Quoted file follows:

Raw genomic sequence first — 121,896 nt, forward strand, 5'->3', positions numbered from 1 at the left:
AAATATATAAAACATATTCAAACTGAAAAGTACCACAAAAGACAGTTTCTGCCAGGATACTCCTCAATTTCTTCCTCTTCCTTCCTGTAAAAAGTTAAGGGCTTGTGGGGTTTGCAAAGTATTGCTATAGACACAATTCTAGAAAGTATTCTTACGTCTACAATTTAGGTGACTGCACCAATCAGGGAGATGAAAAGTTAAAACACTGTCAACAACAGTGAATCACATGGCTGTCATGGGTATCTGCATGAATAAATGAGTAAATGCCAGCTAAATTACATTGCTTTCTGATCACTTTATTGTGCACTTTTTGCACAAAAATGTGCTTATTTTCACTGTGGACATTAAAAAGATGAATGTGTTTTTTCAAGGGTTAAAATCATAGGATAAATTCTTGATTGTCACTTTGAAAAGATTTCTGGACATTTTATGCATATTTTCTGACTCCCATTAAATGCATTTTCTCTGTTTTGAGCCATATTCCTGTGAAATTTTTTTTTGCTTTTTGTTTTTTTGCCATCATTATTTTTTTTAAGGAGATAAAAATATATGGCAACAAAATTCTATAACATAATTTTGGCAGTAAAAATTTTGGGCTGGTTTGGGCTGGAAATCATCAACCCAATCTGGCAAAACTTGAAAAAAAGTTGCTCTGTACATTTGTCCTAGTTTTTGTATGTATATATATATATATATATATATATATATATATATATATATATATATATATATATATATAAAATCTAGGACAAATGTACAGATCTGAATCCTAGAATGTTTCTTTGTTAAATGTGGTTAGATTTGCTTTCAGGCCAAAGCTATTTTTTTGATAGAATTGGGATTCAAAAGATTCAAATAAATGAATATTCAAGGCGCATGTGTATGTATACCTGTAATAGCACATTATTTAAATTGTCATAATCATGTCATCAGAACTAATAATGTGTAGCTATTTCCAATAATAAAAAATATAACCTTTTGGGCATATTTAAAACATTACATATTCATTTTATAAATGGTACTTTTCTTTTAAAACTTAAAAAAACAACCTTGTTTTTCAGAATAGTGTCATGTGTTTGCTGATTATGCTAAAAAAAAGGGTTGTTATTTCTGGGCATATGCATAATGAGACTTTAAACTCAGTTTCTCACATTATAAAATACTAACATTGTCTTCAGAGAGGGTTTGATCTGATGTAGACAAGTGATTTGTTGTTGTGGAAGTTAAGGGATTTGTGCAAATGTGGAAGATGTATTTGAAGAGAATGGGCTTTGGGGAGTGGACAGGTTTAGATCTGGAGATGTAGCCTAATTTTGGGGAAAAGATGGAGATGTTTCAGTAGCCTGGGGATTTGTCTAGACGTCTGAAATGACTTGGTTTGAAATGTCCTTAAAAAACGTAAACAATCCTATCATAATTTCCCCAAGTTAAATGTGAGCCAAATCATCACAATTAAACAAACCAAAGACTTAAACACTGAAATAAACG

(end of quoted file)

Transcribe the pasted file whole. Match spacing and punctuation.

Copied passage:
Raw genomic sequence first — 121,896 nt, forward strand, 5'->3', positions numbered from 1 at the left:
AAATATATAAAACATATTCAAACTGAAAAGTACCACAAAAGACAGTTTCTGCCAGGATACTCCTCAATTTCTTCCTCTTCCTTCCTGTAAAAAGTTAAGGGCTTGTGGGGTTTGCAAAGTATTGCTATAGACACAATTCTAGAAAGTATTCTTACGTCTACAATTTAGGTGACTGCACCAATCAGGGAGATGAAAAGTTAAAACACTGTCAACAACAGTGAATCACATGGCTGTCATGGGTATCTGCATGAATAAATGAGTAAATGCCAGCTAAATTACATTGCTTTCTGATCACTTTATTGTGCACTTTTTGCACAAAAATGTGCTTATTTTCACTGTGGACATTAAAAAGATGAATGTGTTTTTTCAAGGGTTAAAATCATAGGATAAATTCTTGATTGTCACTTTGAAAAGATTTCTGGACATTTTATGCATATTTTCTGACTCCCATTAAATGCATTTTCTCTGTTTTGAGCCATATTCCTGTGAAATTTTTTTTTGCTTTTTGTTTTTTTGCCATCATTATTTTTTTTAAGGAGATAAAAATATATGGCAACAAAATTCTATAACATAATTTTGGCAGTAAAAATTTTGGGCTGGTTTGGGCTGGAAATCATCAACCCAATCTGGCAAAACTTGAAAAAAAGTTGCTCTGTACATTTGTCCTAGTTTTTGTATGTATATATATATATATATATATATATATATATATATATATATATATATATATATATATATAAAATCTAGGACAAATGTACAGATCTGAATCCTAGAATGTTTCTTTGTTAAATGTGGTTAGATTTGCTTTCAGGCCAAAGCTATTTTTTTGATAGAATTGGGATTCAAAAGATTCAAATAAATGAATATTCAAGGCGCATGTGTATGTATACCTGTAATAGCACATTATTTAAATTGTCATAATCATGTCATCAGAACTAATAATGTGTAGCTATTTCCAATAATAAAAAATATAACCTTTTGGGCATATTTAAAACATTACATATTCATTTTATAAATGGTACTTTTCTTTTAAAACTTAAAAAAACAACCTTGTTTTTCAGAATAGTGTCATGTGTTTGCTGATTATGCTAAAAAAAAGGGTTGTTATTTCTGGGCATATGCATAATGAGACTTTAAACTCAGTTTCTCACATTATAAAATACTAACATTGTCTTCAGAGAGGGTTTGATCTGATGTAGACAAGTGATTTGTTGTTGTGGAAGTTAAGGGATTTGTGCAAATGTGGAAGATGTATTTGAAGAGAATGGGCTTTGGGGAGTGGACAGGTTTAGATCTGGAGATGTAGCCTAATTTTGGGGAAAAGATGGAGATGTTTCAGTAGCCTGGGGATTTGTCTAGACGTCTGAAATGACTTGGTTTGAAATGTCCTTAAAAAACGTAAACAATCCTATCATAATTTCCCCAAGTTAAATGTGAGCCAAATCATCACAATTAAACAAACCAAAGACTTAAACACTGAAATAAACG